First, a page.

Things They Do Not Tell You
They don’t say when your wee girl is getting out of hospital,
You only find out when she needs something they didn’t give her.
They don’t say when the Mental Health Officer is unable to attend her first tribunal.
You are called upon to speak in their stead. You don’t get to say how that feels.
They don’t say when Psychology or Family Therapy can be provided.
You know that the “unmet need” has been acknowledged.
They don’t say when she was readmitted under section.
They don’t say when she absconds. The police make this known to you
at two a.m. when they knock on your door, looking for her. You help them find her.
You learn to phone the ward when you can’t get in touch with her.
They don’t tell you about her admission to supported living.
Nor do they tell you how happy they are to rid themselves of this difficult individual,
on Christmas Eve in the rain. They don’t tell your sister, your brother, your children, aunts, uncles, grandparents, friends or anyone who might care.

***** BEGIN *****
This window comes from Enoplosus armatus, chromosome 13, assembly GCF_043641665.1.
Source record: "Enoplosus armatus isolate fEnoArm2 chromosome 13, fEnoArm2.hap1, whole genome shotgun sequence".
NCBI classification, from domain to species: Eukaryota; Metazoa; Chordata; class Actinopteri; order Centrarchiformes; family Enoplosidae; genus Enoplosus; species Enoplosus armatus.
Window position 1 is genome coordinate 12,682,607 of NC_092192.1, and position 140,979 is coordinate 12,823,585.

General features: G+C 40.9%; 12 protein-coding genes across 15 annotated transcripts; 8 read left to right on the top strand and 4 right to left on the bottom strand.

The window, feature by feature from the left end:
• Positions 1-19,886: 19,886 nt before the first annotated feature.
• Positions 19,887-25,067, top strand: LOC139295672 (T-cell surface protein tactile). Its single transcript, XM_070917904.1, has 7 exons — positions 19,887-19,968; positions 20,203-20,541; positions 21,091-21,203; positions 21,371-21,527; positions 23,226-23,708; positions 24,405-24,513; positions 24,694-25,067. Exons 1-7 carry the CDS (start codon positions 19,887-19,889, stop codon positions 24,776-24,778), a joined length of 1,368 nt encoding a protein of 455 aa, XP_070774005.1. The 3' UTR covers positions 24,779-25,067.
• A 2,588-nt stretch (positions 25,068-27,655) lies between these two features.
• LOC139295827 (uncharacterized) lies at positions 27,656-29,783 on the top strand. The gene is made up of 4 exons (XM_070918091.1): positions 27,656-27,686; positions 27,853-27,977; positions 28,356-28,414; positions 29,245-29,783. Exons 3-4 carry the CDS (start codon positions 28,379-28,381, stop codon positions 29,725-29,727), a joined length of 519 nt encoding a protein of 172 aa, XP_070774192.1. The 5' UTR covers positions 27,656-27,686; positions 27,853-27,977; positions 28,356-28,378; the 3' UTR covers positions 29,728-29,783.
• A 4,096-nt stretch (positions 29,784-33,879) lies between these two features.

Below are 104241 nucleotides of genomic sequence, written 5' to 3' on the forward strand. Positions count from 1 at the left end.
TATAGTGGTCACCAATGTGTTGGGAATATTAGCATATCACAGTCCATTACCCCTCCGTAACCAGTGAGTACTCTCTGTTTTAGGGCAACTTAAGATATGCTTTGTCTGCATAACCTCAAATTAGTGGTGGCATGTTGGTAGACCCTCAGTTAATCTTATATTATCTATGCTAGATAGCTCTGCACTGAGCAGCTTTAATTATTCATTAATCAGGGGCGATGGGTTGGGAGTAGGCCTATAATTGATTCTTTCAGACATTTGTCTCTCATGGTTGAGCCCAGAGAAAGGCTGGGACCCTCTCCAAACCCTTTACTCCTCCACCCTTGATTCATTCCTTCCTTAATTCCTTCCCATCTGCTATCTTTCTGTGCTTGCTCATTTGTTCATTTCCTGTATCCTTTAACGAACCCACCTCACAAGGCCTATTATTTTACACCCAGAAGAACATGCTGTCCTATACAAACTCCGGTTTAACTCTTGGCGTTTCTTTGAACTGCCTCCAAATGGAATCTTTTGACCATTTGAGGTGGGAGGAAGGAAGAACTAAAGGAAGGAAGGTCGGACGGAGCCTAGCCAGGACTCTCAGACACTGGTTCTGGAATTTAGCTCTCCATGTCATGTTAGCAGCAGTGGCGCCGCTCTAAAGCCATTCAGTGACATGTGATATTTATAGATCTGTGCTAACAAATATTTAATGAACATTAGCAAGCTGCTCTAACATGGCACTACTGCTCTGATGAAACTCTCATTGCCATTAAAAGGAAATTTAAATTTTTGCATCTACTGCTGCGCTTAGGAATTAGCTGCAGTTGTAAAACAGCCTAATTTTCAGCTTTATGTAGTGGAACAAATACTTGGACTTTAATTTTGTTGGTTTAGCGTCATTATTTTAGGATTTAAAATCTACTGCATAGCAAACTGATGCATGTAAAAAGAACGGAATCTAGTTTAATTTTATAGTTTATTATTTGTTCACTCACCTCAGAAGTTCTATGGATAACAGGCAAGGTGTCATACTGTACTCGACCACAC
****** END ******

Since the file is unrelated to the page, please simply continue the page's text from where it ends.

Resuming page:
They don’t tell you why it is your job to clean up her filthy flat. You do it because you love her.
You buy her clothes, food, furniture, appliances. They don’t tell you about support available.
But you find out about Self-Directed Support and you push for the big meeting.
They do not tell you why they cannot show up and lend their expertise in this.
And they do not tell the student they sent instead.
They carry on not telling you.
You carry on reaching out. The police show up from time to time.
Is she alive or dead? They never said.
You used to have a child. Now you have lots of questions.